It was emphasized that the rules of appointment should be clearly defined to product the members of the regulatory authorities from interference from political or economic forces.
Lastly, we may refer to the IMF Working Paper on Regulatory And Supervisory Independence And Financial Stability, March 2002. With respect to the role of independent agencies and for them to be outside political control, the following observations in the report are relevant:-
―On the other hand, the need for political independence has created a long-standing fear— also part of the principal-agent discussion—that independent agencies would be outside political control, not be politically accountable, pursue their own agendas that may go against the agenda of the political majority in democratic regimes, or—see above—be captured by private interests. Some authors have branded independent regulators as the ―fourth branch of government‖, implying that they were outside the control of the traditional three branches that, through checks and balances, keep mature democratic systems in equilibrium…‖―…Independent regulatory agencies are increasingly seen as a necessary component of modern regulatory governance, and as such, represent a sound improvement when compared to regulatory functions embedded in government ministries without clear mandates or objectives (OECD, 2000).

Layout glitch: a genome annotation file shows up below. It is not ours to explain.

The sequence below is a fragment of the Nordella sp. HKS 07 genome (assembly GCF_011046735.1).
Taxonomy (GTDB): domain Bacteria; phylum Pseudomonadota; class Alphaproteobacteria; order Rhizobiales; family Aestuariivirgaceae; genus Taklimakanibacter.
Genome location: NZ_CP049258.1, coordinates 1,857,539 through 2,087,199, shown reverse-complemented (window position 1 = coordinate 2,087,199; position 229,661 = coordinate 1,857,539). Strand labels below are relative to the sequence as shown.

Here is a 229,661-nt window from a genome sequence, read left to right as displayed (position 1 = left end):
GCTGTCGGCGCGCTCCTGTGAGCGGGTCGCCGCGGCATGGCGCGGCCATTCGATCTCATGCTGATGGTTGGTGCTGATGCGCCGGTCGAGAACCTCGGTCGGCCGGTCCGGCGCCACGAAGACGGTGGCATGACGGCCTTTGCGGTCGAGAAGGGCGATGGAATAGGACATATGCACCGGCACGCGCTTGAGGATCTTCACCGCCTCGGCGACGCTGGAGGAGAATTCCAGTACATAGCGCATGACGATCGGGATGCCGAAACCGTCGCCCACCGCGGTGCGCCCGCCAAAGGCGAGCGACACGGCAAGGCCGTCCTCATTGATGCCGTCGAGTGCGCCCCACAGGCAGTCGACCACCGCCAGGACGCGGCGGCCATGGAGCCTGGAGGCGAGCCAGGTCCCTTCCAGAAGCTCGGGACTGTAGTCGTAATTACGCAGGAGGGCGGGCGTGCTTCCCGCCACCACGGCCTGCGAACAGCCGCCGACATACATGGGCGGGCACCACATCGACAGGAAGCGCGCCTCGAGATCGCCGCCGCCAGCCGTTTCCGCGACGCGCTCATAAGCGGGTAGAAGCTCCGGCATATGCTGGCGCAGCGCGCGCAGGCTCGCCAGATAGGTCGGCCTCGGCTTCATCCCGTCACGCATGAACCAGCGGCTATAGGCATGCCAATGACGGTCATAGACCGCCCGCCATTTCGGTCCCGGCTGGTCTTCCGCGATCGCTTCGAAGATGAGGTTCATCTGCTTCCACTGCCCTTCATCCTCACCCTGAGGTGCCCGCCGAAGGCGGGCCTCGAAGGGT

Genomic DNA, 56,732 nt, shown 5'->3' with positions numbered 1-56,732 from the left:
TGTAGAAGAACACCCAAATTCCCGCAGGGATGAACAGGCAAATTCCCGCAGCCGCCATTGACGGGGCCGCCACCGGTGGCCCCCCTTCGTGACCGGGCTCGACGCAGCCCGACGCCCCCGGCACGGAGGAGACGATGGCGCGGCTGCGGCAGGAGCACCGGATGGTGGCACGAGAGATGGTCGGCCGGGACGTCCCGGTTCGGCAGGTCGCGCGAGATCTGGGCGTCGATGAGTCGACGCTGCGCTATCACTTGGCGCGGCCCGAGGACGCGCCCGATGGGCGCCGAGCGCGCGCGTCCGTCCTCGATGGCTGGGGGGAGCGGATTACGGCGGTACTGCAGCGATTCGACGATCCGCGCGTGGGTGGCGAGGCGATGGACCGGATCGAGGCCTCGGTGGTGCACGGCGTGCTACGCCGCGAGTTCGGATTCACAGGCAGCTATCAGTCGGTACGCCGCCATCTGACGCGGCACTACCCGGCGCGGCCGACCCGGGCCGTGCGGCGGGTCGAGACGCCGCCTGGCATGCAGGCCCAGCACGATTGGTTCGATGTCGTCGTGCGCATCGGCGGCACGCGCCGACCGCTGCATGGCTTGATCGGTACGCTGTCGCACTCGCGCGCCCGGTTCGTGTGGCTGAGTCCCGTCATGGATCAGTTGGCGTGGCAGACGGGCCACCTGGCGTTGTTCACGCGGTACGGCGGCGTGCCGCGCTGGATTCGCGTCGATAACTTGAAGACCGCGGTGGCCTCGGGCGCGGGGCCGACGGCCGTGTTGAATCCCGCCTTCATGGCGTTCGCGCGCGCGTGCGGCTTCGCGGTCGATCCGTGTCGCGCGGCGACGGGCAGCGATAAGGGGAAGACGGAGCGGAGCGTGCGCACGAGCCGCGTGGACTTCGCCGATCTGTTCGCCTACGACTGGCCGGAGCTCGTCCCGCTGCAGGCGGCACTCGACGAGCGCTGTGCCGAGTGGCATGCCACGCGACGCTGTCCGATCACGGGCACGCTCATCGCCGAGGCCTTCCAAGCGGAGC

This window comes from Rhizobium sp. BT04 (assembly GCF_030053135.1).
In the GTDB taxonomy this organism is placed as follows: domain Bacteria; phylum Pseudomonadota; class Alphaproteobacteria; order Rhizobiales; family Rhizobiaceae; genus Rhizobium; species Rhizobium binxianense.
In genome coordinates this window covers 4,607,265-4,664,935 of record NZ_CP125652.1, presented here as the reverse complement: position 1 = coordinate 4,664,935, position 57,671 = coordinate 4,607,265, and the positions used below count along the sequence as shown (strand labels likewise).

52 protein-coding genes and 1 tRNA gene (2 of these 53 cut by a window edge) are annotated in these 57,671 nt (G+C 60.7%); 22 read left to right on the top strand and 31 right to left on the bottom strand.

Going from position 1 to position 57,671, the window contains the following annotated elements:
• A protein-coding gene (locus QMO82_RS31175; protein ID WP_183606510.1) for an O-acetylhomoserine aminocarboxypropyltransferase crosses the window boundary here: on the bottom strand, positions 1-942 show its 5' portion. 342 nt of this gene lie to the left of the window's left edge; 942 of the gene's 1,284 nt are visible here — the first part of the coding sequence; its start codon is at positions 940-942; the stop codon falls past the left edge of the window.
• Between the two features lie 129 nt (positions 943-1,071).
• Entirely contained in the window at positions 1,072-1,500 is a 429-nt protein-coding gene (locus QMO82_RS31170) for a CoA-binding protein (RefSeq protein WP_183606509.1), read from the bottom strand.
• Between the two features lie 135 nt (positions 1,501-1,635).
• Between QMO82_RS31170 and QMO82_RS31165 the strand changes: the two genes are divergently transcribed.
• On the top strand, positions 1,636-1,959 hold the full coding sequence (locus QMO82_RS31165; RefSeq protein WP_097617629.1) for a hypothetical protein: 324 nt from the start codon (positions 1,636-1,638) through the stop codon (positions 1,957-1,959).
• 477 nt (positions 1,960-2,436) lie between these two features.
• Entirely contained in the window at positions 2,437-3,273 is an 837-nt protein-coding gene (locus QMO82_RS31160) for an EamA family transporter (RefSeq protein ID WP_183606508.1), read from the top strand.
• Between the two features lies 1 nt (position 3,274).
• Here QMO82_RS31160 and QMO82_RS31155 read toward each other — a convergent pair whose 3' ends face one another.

Institutional independence was found critical in relation to matters of appointments and dismissal of senior personnel and it was stated that:-
―The terms of appointment and—even more critically—dismissal of its senior personnel. Independence is best served if there are clear rules on hiring and firing, which should depend on regulators‘ competence and probity, not on the decisions they reach. Under such rules regulators would enjoy security of tenure, enabling them to speak and take action without fear of dismissal by the government of the day. Ideally two government bodies—that is, government and parliament— should be involved in the appointments process.‖
The above literature and extracts have been referred to simply to bring home the need for independent regulatory authorities and the degree to which international agencies have gone in laying down rules to be followed by member countries so that the administrative agencies are made free from political and executive influence as also from the influence of the other stakeholders in the sector which the agencies regulate.
Regulators and supervisors need a substantial degree of independence—both from the government and the industry—in order to fulfill their mandate and contribute to the achievement and preservation of financial and democratic stability. It must be emphasized that there are imperatives posed by internationalization. Given the importance, complexity and growing internationalization of different specialized sectors, regulators need to be in position to adopt prudential rules and regulations quickly and flexibly to international best practice, in response to changing trends, conditions and dangers in the international marketplace. This is one argument which justifies regulatory independence so as to have an appropriate degree of autonomy in setting rules and regulations for the sector under its supervision.”